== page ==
In our last post we talked about where Here Today Here Tomorrow started and how we have developed our ideologies and philosophies of sustainable approaches to fashion throughout the Fashion and the Environment MA and in the years since then. The journey so far has been exciting, and a lot of hard work!
In this post we would like to talk more about our experience of setting up a fair trade label, and what the future holds for this. For us, design and fashion mean so much more than simply aesthetic or current trends. People, materials, traditions, and crafts, nature, beauty, diversity and connection with cultures from around the world are all combined and significantly contribute towards our understanding and appreciation of fashion. When we decided in 2011 to start our own label we were committed to finding a fair trade group to work with, joining all these elements.
Having previously travelled in Nepal, Anna and Emma returned in 2011 and met with the Association for Craft Producers (ACP) in Kathmandu. We have been building on this relationship with ACP since that visit, developing collections that combine our contemporary design aesthetic with their craft skills and traditional production methods. Earlier this year Anna returned to delve even deeper into the diverse skill sets of the wonderful craftspeople in and around Kathmandu. She watched woodworkers carve printing blocks and printers using these blocks to create unique textiles. She travelled to villages on the outskirts of Kathmandu and saw weavers working on treadle looms in their homes and knitters developing designs for our new AW13 collection.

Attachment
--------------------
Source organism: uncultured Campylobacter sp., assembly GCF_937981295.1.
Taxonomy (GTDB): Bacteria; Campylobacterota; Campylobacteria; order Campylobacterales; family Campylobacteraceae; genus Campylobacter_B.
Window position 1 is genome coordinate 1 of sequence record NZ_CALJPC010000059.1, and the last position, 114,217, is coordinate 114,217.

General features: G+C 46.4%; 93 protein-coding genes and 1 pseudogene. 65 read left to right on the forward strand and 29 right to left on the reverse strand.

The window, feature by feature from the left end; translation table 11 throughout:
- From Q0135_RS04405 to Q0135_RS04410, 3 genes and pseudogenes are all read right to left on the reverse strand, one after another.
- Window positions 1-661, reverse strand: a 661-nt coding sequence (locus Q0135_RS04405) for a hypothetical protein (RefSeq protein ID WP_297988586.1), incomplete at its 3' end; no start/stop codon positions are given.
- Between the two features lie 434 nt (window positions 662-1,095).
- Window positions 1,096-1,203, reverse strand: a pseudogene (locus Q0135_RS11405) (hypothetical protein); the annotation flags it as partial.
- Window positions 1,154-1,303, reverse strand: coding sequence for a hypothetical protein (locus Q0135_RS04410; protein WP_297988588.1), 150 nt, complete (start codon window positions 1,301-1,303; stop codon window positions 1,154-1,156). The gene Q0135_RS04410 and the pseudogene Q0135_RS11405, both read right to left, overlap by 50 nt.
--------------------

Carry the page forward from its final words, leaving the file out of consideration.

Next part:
Within the community of people working with ACP there was a great sense of collaboration and of working for a common cause – ensuring continued sustainable livelihoods and opportunities for some of the poorest people in the world. Fair trade organisations like ACP are crucial for recognizing the value of traditional craft skills and of their native craftspeople and connecting them with brands like ours who will reach a much wider audience and have a customer base who are looking for beautiful products ethically made.
Throughout Anna’s visit it was clear to her the importance of supporting traditional crafts and ensuring the continuation of their use, keeping the skills alive for future generations. In particular she was introduced to a traditional method of Nepalese weaving known as Dhaka. She was amazed to find that these beautiful textiles were hidden away, not usually shown to visitors. Due to a decline in demand the tradition of Dhaka weaving is at risk of being lost, despite representing world class textile craftsmanship. Anna was delighted to discover that ACP have been looking for a suitable group to collaborate with to use the Dhaka fabrics and re-establish the production of this textile.
Although in the very early stages of development, we are so excited to be a part of this process, working collaboratively with the fair trade group in Nepal to bring new life to their native craft. Over this next year our aim is to develop a capsule collection that incorporates the Dhaka textiles, showcasing the beauty and aesthetics of the fabrics, designing a collection that is both respectful of the Dhaka tradition whilst contributing our own contemporary take on it allowing the craft to revive and evolve.
We hope you’ve enjoyed reading a little about what we do, and our thanks to CSF for giving us this opportunity. Here’s to another fantastic 5 years!
-Anna-Maria, Emma, Julia and Katelyn